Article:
Physician Participation in Executions
Lethal injection litigation has brought to light the issue of physician participation in executions. While the American Medical Association’s code of ethics prohibits the participation of physicians in executions, the AMA has no authority to discipline doctors who do choose to participate. Each individual physician must make his or her own ethical decision about whether to participate, and to what extent.
Many doctors are willing to, and do, participate in executions. Thirty-four States have enacted laws that permit or require the presence or assistance of physicians in executions. Atul Gawande, When Law and Ethics Collide – Why Physicians Participate in Executions, 354 New Eng. J. of Med. 1221, 1229 (2006). Eight states have enacted legislation stating that lethal injections are not a medical procedure in order to make doctors more comfortable participating. Deborah W. Denno, The Lethal Injection Quandary: How Medicine Has Dismantled The Death Penalty, 76 Fordham L. Rev. 49 (2007) at 89. Three states have legislated immunity for doctors who do participate in executions. Id. It should be noted that secrecy surrounding lethal injection protocols and administration, as well asstatutes protecting executioner confidentiality, have prevented a comprehensive understanding of the extent of physician involvement in executions. See Amicus Brief for the American Civil Liberties Union, the ACLU of Kentucky, and the Rutherford Institute.
Despite limits on access to information on doctor participation, there are examples of the longstanding involvement of physician participation in lethal injection executions. These are a few of the many instances where physicians have participated in executions.
The first lethal injection protocol, and the model eventually adopted by most states, was developed by Dr. A. Jay Chapman in Oklahoma in 1977. Amicus Brief for the Fordham University School of Law, Lewis Stein Center for Law and Ethics at 16-20.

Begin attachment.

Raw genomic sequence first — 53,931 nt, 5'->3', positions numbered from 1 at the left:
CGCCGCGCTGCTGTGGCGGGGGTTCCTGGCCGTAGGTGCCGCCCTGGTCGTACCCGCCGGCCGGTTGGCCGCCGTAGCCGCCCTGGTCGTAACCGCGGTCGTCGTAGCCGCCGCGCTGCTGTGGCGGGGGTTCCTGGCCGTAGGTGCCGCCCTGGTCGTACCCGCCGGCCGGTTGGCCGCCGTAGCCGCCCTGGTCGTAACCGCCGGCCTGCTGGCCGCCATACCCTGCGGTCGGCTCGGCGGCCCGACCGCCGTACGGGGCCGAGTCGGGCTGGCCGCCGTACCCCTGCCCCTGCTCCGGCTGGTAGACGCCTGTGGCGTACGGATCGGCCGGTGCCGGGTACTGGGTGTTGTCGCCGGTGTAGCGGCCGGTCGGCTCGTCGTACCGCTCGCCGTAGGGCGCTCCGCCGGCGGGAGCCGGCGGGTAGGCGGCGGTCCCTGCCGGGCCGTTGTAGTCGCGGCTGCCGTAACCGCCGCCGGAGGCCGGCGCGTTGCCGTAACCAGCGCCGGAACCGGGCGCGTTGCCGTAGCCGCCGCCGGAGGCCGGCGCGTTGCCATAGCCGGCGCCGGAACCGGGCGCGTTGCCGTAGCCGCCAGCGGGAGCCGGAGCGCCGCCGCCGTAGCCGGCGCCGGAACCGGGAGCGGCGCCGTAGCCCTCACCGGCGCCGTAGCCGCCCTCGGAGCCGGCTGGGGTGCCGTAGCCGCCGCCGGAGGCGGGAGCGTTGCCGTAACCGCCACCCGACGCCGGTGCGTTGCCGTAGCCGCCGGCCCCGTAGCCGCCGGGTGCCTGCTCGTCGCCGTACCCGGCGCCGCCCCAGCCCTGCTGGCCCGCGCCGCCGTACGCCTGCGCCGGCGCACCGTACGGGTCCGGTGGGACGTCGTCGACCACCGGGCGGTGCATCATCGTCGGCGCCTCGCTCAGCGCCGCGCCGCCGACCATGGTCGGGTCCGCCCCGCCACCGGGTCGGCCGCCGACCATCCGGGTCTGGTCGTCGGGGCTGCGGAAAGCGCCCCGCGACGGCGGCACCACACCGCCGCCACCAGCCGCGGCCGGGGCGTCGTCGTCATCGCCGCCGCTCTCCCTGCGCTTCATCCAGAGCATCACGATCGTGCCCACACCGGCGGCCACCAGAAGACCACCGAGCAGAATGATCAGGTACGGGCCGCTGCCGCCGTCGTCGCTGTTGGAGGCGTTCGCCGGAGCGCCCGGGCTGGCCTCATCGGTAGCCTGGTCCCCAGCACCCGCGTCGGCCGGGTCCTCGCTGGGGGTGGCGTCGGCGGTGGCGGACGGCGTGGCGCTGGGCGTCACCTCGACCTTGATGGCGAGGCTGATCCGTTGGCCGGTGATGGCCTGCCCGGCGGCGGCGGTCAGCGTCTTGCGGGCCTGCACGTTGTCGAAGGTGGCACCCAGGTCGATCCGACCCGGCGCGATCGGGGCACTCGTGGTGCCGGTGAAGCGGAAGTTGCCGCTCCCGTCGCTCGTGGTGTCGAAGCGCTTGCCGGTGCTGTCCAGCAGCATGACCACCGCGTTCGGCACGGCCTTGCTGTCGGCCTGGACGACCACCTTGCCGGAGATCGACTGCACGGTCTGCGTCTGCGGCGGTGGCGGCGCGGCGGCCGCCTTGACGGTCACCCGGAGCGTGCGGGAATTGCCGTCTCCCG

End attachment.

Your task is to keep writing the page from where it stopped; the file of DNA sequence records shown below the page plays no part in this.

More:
In Texas in 1982, Dr. Ralph Gray, the former Texas medical director, participated in the nation's first execution by lethal injection by examining the prisoner to determine the best injection site and pronouncing death. Atul Gawande, When Law and Ethics Collide – Why Physicians Participate in Executions, 354 New Eng. J. of Med. 1221, 1229 (2006) at 1223.
In Missouri, Dr. Doe overhauled the state’s lethal injection protocol and participated in executions by preparing drugs and inserting the IVs, and supervised executions. Amicus Brief for Michael Morales, Michael Taylor, et al, at 13-16.
Dr. Carlo Musso acknowledged that he was present at executions in Georgia over a three year period. Atul Gawande, When Law and Ethics Collide – Why Physicians Participate in Executions, 354 New Eng. J. of Med. 1221, 1229 (2006) at 1228.
In Oklahoma, a licensed physician is present in the execution chamber monitoring the execution, including the insertion of IV tubes and the administration of the fluids. See Malicoat v. State, 137 P. 3d 1234 (2006)
At least two doctors, Dr. Mark Dershwitz and Dr. Derek Payne, assisted the State of Tennessee in the development of new lethal injection protocols, including advising the State on how the drugs work and recommending specific changes to the protocol. See Harbison v. Little, 511 F. Supp.2d 872, 876 (M.D. Tenn. 2007).
In Georgia, Dr. Sanjeeva Rao monitored executions and ordered the injection of additional chemicals when he deemed necessary. During one execution, he inserted a central line when nurses were unable to find a suitable vein. Adam Liptak, "Should Doctors Help With Executions? No Easy Ethical Answer", The New York Times, June 10, 2004. Ethics charges were brought against Dr. Rao, but the Georgia's Composite State Board of Medical Examiners ruled that he did not violate the state's medical practice act when he inserted the catheter into the condemned prisoner. Andis Robeznieks, "Ethics Charges Related to Executions Dropped", American Medical News, January 31, 2005.
In addition to these examples, many doctors, including anesthesiologists are willing to perform the tasks necessary to execute prisoners. One study found that 41% of doctors surveyed would participate in executions. Neil Farber et al., Physicians’ Willingness to Participate in the Process of Lethal Injection for Capital Punishment, 135 Annals of Internal Med. 884, 884-890 (2001).
Updated: February 2, 2010